SIOUX FALLS, S.D.
Insulated from the harshest effects of the housing bust — and buoyed by an abundance of energy and agriculture — five contiguous rural states have the lowest unemployment rates in the land.
Recent declines in commodity prices are being felt across Wyoming, North Dakota, South Dakota, Utah and Nebraska, with plans for natural gas and biofuel production being scaled back. However, each of these states boasted unemployment rates of 3.7 percent or lower in November, when the national rate stood at 6.7 percent.
The country’s jobless rate rose to 7.2 percent in December, the Labor Department said, but state-bystate breakdowns for December were not yet available.
Removed from major urban centers, the states with the lowest unemployment rates have kept “insulated, but not isolated” from the harshest effects of the recession by largely avoiding the turbulent housing boom and bust that plagued the nation’s coasts, said Ernie Goss, an economics professor at Creighton University in Nebraska.
They also avoided job losses that struck the financial services industry, local economists said, in part because rural bankers tended to be more cautious in their lending and exposure to risky mortgage derivatives that ended up badly for some of Wall Street’s largest investment banks.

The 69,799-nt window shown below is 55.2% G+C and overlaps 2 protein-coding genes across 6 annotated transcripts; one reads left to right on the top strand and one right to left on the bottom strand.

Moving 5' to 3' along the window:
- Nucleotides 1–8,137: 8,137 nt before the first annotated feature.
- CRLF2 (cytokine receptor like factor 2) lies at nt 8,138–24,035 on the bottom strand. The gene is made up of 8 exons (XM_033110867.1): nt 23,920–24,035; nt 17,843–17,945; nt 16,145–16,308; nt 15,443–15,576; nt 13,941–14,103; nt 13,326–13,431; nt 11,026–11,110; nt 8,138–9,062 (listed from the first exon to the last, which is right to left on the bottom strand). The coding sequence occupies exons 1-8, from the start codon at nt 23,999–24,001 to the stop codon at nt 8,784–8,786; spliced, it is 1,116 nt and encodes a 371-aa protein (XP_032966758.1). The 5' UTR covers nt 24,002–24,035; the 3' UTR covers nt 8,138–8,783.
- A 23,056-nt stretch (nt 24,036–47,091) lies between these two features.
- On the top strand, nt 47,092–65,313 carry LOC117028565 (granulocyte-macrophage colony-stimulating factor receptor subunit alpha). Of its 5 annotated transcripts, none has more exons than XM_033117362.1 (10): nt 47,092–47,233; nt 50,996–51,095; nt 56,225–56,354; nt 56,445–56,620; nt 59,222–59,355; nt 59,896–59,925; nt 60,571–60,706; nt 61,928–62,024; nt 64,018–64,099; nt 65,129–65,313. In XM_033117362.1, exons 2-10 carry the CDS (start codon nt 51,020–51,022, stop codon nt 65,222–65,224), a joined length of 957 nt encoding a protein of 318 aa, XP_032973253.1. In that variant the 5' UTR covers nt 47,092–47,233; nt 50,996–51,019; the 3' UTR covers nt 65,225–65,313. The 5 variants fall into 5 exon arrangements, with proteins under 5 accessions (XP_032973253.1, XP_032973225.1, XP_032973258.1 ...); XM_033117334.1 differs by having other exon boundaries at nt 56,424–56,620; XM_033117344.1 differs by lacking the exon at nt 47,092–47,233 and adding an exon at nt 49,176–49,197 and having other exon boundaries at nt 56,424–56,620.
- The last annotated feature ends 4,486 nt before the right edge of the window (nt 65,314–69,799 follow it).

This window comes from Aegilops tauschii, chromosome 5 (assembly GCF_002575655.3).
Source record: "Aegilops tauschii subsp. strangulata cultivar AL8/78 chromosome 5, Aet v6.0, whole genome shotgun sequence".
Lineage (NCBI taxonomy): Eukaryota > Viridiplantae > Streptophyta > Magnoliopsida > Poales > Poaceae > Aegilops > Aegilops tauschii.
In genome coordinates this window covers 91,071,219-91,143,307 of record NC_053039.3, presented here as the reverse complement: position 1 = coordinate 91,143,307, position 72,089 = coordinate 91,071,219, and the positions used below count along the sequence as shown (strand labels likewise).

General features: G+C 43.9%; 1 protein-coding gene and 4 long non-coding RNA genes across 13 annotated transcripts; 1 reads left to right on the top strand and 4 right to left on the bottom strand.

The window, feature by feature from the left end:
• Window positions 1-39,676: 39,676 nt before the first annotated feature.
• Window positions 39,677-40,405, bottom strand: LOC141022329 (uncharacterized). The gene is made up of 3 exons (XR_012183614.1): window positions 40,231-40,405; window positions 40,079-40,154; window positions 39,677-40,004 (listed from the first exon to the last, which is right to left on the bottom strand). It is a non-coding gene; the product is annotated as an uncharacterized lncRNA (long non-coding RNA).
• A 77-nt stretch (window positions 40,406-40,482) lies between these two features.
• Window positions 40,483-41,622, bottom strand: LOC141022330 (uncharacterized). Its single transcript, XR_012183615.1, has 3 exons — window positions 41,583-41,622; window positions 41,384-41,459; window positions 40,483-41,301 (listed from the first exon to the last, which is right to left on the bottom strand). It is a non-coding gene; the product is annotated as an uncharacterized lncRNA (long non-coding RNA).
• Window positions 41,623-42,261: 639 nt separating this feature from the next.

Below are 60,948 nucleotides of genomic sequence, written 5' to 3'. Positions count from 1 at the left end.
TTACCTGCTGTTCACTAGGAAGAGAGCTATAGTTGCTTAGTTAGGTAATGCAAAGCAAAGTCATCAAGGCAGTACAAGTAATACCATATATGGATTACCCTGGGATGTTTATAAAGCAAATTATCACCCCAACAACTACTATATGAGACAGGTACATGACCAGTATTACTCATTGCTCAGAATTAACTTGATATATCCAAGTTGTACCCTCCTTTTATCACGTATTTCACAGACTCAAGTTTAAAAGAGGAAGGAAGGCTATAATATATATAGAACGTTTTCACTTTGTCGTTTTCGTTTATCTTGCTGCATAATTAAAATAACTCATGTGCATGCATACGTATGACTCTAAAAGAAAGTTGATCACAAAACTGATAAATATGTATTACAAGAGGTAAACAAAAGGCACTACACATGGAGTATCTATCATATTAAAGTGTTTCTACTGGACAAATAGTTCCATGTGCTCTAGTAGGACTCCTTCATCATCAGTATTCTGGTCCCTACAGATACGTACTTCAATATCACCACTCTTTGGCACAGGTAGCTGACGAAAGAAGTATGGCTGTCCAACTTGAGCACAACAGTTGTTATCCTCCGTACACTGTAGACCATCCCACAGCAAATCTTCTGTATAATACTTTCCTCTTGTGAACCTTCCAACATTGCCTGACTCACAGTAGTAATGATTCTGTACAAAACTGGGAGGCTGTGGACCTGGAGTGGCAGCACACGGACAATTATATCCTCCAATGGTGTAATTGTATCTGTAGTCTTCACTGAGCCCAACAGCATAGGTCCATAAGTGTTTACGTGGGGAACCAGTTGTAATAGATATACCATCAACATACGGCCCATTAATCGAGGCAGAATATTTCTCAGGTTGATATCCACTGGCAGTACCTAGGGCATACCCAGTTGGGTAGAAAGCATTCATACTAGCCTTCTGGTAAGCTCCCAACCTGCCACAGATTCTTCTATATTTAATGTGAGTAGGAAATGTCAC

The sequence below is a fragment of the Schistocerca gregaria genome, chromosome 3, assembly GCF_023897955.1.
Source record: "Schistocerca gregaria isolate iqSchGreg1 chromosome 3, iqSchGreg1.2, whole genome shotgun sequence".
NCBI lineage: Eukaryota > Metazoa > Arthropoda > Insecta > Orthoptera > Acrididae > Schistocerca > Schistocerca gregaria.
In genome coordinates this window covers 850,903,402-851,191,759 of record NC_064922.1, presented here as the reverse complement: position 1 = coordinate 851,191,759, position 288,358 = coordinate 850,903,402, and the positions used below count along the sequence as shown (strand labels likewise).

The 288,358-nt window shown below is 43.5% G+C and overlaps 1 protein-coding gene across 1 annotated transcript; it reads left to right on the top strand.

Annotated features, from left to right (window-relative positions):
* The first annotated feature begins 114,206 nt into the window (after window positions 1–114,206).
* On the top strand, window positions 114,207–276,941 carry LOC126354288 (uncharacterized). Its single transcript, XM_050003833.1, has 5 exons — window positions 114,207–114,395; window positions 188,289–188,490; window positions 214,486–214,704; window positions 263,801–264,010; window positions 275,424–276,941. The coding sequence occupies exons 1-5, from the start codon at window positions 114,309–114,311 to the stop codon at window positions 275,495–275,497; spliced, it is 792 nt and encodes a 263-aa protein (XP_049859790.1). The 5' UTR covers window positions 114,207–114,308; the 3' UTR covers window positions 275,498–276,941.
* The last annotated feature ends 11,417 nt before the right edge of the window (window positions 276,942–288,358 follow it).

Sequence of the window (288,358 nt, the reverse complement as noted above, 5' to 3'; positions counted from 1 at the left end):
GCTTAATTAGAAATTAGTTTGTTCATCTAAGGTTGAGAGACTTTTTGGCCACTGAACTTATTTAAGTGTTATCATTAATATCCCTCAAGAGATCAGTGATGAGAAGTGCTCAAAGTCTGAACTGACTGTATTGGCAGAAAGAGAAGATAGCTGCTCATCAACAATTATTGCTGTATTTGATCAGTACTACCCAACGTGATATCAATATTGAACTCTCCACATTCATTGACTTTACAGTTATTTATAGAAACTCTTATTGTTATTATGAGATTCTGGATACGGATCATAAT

Wyoming, the nation’s least populated state but one of the largest producers of coal and natural gas, posted the lowest jobless rate for November (3.2 percent). Another source of strength is that its largest employment sector — government — remains healthy because the budget has not been plagued by declines in real estate, income and retail tax collections.
The states with the next lowest unemployment are: North Dakota (3.3 percent), South Dakota (3.4 percent), Utah (3.7 percent) and Nebraska (3.7 percent). Michigan leads the U.S. with a 9.6 percent unemployment rate. North Dakota’s retail sector also received a lift over the past year as Canadians taking advantage of favorable exchange rates drove across the border to shop, according to Shane Goettle, the state’s commerce commissioner.
In Nebraska and the Dakotas, strong wheat, corn and soybeans prices benefit farmers as well as sellers of farm equipment and fertilizer, Sondey said.